A: Wow.

E: If you had your finger like this, this is exactly how a horse's foot is like. And then this is all hoof, where my nail is would come around, and then there would be fatty bits behind it. You can... do your... prance. Prancing!

Michael: Flip everyone off? 

E: No, I'm prancing. I'm a pretty prancing pony... princess.

A: So I think that's all...

E: Oh neat!

A: That's all tendon, isn't it? There's no bone in there.

E: Woah! No! That's- that's gotta be cartilage or something.

A: Yeah. Cool. So this is uh...

E: (Gasps) That's the uh, that's the end of the scapula.

A: This is your scapula.

E: It's not my scapula. My scapula doesn't look like that.

A: So it goes- goes like- like that across your back. Like...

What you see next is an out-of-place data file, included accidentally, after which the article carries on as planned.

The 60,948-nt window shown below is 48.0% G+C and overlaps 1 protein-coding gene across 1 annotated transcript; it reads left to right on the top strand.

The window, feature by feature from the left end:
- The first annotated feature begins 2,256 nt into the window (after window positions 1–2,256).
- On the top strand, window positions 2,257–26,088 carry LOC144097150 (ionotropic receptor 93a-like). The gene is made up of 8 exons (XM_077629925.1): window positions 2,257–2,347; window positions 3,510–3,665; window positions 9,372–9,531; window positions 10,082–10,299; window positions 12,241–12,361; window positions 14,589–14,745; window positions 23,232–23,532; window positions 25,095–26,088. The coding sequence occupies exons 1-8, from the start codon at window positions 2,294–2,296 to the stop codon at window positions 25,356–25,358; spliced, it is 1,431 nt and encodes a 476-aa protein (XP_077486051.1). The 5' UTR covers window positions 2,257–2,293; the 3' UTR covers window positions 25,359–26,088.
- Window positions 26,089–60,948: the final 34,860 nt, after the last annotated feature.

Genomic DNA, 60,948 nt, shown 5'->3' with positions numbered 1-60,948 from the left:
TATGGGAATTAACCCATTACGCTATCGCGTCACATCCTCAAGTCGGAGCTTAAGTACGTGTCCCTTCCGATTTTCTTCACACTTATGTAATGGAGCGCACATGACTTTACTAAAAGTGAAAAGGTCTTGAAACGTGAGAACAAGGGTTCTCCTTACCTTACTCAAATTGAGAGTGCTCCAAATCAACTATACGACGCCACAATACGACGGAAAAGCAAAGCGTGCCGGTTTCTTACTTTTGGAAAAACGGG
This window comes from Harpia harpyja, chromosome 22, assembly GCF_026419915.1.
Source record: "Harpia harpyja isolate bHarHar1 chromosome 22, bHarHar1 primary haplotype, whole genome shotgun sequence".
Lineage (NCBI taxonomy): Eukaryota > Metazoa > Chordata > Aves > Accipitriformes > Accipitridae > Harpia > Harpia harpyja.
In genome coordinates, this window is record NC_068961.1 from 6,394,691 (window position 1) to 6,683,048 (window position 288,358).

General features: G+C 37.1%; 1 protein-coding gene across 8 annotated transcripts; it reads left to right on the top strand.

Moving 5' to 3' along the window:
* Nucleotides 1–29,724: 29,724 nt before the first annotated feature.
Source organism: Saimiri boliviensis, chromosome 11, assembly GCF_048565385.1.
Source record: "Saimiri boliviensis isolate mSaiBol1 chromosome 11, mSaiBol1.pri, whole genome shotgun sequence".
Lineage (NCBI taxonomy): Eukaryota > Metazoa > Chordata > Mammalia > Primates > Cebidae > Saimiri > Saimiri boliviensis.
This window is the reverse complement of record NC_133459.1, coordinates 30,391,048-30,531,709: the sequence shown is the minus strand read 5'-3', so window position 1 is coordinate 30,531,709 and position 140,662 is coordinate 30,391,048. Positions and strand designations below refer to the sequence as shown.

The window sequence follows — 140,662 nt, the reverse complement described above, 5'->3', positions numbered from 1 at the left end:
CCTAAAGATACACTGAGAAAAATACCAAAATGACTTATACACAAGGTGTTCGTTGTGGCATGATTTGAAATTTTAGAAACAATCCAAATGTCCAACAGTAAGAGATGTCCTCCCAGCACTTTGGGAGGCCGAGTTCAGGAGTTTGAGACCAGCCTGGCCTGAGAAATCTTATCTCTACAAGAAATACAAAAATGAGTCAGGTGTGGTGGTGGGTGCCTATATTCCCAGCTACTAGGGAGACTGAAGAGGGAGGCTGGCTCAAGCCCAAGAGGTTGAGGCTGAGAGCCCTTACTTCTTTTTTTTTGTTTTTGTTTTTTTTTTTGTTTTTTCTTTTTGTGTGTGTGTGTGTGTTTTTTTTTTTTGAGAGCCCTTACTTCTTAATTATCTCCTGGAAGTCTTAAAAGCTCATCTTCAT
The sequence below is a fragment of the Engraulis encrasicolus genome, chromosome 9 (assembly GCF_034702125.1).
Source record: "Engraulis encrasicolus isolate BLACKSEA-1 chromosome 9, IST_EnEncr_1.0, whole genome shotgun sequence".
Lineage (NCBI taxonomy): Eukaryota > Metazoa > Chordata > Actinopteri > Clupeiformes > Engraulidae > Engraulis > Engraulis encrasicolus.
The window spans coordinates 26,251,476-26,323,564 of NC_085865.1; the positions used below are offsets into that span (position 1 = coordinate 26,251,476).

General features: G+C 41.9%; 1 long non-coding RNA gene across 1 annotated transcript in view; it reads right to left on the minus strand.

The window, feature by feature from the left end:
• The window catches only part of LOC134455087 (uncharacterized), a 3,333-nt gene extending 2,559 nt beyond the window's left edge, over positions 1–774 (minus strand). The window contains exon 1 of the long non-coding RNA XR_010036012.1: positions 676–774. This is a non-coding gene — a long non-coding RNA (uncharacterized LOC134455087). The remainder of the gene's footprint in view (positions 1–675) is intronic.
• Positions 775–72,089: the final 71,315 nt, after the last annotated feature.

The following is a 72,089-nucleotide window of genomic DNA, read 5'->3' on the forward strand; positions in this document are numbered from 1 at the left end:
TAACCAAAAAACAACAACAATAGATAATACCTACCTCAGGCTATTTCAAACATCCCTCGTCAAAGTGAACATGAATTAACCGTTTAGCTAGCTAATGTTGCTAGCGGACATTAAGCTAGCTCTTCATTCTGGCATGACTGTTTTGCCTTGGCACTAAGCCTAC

E: Yeah. Yeah. Like right there, like a wing. Like the wings of an angel.

A: Yeah.

E: Fly away! Smells ba- It smells like bad hot dogs, though.

A: Good hot dogs! So, since this guy came from a zoo, they took off the back of his head. This is his little- his little brain cap here. Fits somehow. I don't- I don't really know how. I was never good at Tetris. But they take the brain out to do a necropsy study, so we don't ever get the brain. And his ears were missing too, if anybody noticed. And this right here, all this dried stuff in here is his brain case. They didn't take that. They just like, went in and robbed it.

E: Brain robbers!

A: Yeah. This is the back of the nose. This is the sinus. So see, it's got two- two spots to it? So it's divided by a septum. And this is one nasal passage and that's the other. And it lets out into the back of the throat. And so the mouth is right through here, which I can stick my whole arm through.